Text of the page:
Blockchain HR: How Decentralization Will Affect HR Structures in 2023

The unmatched pace of change in the business world has increased uncertainty, complexity, and ambiguity in existing structures and practices that put the HR profession at a crossroads. The work-from-home concept and lockdowns that followed the COVID-19 pandemic impacted workforces globally and revealed that yesterday’s HR practices and technologies are incapable of dealing with modern challenges. 

The HR practice straddles a challenging line between maintaining existing functions and procedures and responding to emerging opportunities. Decentralization is one opportunity that can deliver innovative organizational solutions to address emerging human capital issues.

Let’s explore emerging human capital challenges and how decentralization can impact HR structures, management systems, and potential future directions.

Emerging Human Capital Challenges

The growing popularity of the gig economy, working from home or away from central locations, contracts, or freelance jobs demands an HR system specifically designed to minimize interruptions. The need is for innovative, decentralized HR platforms that are flexible and can respond to real-time changes. The transition from Web2 to Web3 has introduced composable platforms built on distributed ledgers.

The blockchain-based digital transformation offers a new perspective on automating processes and scaling structures that are sometimes too big to be tamed by centralized HR departments. The remote-first realities leveraged COVID-19 and revealed the untapped potential for evaluating and supervising employee performance while dealing with remote attendance. The changing work structure demands that HR departments lay a strategy that aligns human capital with the growing pains of remote work.

What Is Blockchain?

Blockchain is a type of distributed ledger technology that distributes data across hundreds of thousands of devices instead of depending on a single server. The main advantage of blockchain is reliability and transparency, meaning that no one can fake records because they’re stored in all participating devices.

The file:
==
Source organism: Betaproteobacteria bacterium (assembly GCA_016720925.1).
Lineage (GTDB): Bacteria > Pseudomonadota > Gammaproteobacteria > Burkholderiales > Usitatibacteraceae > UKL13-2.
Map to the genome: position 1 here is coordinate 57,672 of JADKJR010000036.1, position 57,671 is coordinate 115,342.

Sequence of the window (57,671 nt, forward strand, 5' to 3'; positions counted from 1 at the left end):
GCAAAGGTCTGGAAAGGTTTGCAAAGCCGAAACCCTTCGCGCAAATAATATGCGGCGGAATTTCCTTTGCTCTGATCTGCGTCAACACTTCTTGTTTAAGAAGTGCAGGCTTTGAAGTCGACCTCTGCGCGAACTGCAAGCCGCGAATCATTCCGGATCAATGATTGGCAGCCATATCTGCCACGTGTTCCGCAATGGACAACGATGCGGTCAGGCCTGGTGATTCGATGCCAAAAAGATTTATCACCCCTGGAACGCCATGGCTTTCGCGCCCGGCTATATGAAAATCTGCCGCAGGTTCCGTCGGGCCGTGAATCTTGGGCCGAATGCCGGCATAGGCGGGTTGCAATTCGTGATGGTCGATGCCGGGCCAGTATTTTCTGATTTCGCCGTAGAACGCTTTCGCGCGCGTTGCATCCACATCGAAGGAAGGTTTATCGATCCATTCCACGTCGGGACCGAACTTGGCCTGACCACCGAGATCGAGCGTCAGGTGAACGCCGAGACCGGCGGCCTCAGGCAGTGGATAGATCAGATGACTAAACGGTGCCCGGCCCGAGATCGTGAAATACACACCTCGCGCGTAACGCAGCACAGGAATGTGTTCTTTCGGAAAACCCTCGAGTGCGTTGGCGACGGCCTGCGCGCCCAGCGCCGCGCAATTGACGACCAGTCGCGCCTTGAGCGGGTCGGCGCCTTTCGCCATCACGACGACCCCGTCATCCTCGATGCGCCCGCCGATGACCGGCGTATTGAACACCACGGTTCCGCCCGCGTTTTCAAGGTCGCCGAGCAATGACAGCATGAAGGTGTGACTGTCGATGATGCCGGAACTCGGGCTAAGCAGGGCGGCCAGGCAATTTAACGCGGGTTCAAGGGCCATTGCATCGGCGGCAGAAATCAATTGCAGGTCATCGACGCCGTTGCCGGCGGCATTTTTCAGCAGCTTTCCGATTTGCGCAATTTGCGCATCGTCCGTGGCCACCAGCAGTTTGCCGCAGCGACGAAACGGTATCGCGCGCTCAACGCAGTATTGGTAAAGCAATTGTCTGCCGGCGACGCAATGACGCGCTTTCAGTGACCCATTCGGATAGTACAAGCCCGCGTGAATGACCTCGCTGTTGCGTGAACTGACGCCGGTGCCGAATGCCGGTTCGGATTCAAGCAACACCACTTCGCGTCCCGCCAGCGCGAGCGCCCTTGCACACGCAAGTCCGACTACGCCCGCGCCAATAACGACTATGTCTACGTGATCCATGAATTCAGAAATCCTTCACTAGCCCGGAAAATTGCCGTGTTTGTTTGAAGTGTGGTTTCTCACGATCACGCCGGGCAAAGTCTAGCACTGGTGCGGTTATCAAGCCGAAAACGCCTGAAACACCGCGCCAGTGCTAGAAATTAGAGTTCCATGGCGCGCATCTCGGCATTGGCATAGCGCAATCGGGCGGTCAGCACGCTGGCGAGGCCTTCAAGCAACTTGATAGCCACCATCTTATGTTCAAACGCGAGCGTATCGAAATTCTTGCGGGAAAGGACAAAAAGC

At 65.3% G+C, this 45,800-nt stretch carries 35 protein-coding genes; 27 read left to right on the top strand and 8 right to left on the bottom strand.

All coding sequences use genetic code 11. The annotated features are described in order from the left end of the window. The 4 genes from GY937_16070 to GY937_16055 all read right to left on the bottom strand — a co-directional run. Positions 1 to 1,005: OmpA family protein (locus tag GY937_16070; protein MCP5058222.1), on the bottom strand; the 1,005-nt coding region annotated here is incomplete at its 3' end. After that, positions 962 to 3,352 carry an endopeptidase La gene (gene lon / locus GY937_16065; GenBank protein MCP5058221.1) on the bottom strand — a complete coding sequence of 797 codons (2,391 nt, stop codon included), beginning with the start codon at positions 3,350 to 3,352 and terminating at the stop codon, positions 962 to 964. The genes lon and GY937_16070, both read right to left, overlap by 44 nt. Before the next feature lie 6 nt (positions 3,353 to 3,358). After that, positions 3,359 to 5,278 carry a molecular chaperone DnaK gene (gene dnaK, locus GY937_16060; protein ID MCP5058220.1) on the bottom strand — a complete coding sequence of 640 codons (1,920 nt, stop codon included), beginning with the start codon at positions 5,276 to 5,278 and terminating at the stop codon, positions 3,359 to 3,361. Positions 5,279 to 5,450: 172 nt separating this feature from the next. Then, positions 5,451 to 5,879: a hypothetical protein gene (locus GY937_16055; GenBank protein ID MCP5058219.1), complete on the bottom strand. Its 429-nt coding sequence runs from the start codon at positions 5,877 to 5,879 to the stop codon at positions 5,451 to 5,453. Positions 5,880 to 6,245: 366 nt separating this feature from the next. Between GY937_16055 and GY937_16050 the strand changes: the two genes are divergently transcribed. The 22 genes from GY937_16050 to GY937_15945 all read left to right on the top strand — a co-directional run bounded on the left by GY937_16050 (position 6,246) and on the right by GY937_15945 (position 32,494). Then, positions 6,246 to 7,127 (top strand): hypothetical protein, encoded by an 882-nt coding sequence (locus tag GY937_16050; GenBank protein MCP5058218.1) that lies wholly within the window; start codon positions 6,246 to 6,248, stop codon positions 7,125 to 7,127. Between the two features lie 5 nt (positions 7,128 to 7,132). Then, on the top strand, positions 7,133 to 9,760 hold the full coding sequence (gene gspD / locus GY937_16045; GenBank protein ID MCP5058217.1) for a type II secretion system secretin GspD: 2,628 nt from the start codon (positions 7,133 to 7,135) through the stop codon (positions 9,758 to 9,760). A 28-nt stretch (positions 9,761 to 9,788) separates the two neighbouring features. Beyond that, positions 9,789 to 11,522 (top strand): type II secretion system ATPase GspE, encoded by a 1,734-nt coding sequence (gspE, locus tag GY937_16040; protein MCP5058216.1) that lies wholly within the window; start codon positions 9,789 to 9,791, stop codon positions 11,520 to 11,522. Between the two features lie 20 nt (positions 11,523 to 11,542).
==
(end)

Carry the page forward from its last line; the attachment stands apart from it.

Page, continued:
While financial transactions are blockchain’s most common use case, many other projects can benefit from this emerging technology. The success of blockchain in HR lies in its ability to establish a transparent network of computing nodes that can be used to store and record all kinds of data, from employee verification to payroll monitoring and evaluation.

Potential Use Cases for Blockchain in HR Functions

Decentralization radically alters existing HR processes and opens new governance paradigms that seamlessly connect all workers, activities, and in-house communications. The above is accomplished without stacks of papers, e-mails, or phone calls, as activities move transparently and automatically. Prospective use cases for blockchain in HR include the following:

Background checks: Distributed blockchains will enable permissioned applicants to acquire virtual credentials or tokenized identity with an immutable record of their credentials and career history, thus eliminating the chances of fraud.

Employee data security: Personal data such as performance or medical records can be encrypted and only shared in a tokenized form with verified permission.

Smart contracting: HR staff and contract or temporary workers can sign immutable and enforceable rights and obligations in the form of self-executing smart contracts to release payments from an escrow fund once tasks have been completed. These contracts are automated to create less work for HR and to guarantee compliance once the terms are met.